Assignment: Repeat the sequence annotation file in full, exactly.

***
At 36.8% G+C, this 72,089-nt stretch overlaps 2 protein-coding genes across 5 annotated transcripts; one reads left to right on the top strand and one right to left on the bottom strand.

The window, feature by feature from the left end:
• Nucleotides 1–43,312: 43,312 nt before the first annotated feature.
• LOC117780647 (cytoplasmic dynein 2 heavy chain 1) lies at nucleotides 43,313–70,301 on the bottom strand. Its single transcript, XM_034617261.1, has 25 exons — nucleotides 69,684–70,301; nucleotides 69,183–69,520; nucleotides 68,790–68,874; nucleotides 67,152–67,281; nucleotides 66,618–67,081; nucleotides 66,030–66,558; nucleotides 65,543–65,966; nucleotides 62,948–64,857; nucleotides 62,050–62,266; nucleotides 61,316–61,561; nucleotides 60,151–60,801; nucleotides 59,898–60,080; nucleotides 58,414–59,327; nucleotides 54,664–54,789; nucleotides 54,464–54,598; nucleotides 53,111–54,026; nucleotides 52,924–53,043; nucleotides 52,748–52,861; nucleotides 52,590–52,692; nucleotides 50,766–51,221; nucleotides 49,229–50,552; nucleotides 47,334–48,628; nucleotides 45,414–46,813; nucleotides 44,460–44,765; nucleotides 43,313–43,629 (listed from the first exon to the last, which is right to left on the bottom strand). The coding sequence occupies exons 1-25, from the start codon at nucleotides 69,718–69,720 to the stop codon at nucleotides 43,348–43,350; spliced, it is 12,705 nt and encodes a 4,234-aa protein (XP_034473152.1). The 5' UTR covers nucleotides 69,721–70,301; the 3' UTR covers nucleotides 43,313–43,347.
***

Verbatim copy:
At 36.8% G+C, this 72,089-nt stretch overlaps 2 protein-coding genes across 5 annotated transcripts; one reads left to right on the top strand and one right to left on the bottom strand.

The window, feature by feature from the left end:
• Nucleotides 1–43,312: 43,312 nt before the first annotated feature.
• LOC117780647 (cytoplasmic dynein 2 heavy chain 1) lies at nucleotides 43,313–70,301 on the bottom strand. Its single transcript, XM_034617261.1, has 25 exons — nucleotides 69,684–70,301; nucleotides 69,183–69,520; nucleotides 68,790–68,874; nucleotides 67,152–67,281; nucleotides 66,618–67,081; nucleotides 66,030–66,558; nucleotides 65,543–65,966; nucleotides 62,948–64,857; nucleotides 62,050–62,266; nucleotides 61,316–61,561; nucleotides 60,151–60,801; nucleotides 59,898–60,080; nucleotides 58,414–59,327; nucleotides 54,664–54,789; nucleotides 54,464–54,598; nucleotides 53,111–54,026; nucleotides 52,924–53,043; nucleotides 52,748–52,861; nucleotides 52,590–52,692; nucleotides 50,766–51,221; nucleotides 49,229–50,552; nucleotides 47,334–48,628; nucleotides 45,414–46,813; nucleotides 44,460–44,765; nucleotides 43,313–43,629 (listed from the first exon to the last, which is right to left on the bottom strand). The coding sequence occupies exons 1-25, from the start codon at nucleotides 69,718–69,720 to the stop codon at nucleotides 43,348–43,350; spliced, it is 12,705 nt and encodes a 4,234-aa protein (XP_034473152.1). The 5' UTR covers nucleotides 69,721–70,301; the 3' UTR covers nucleotides 43,313–43,347.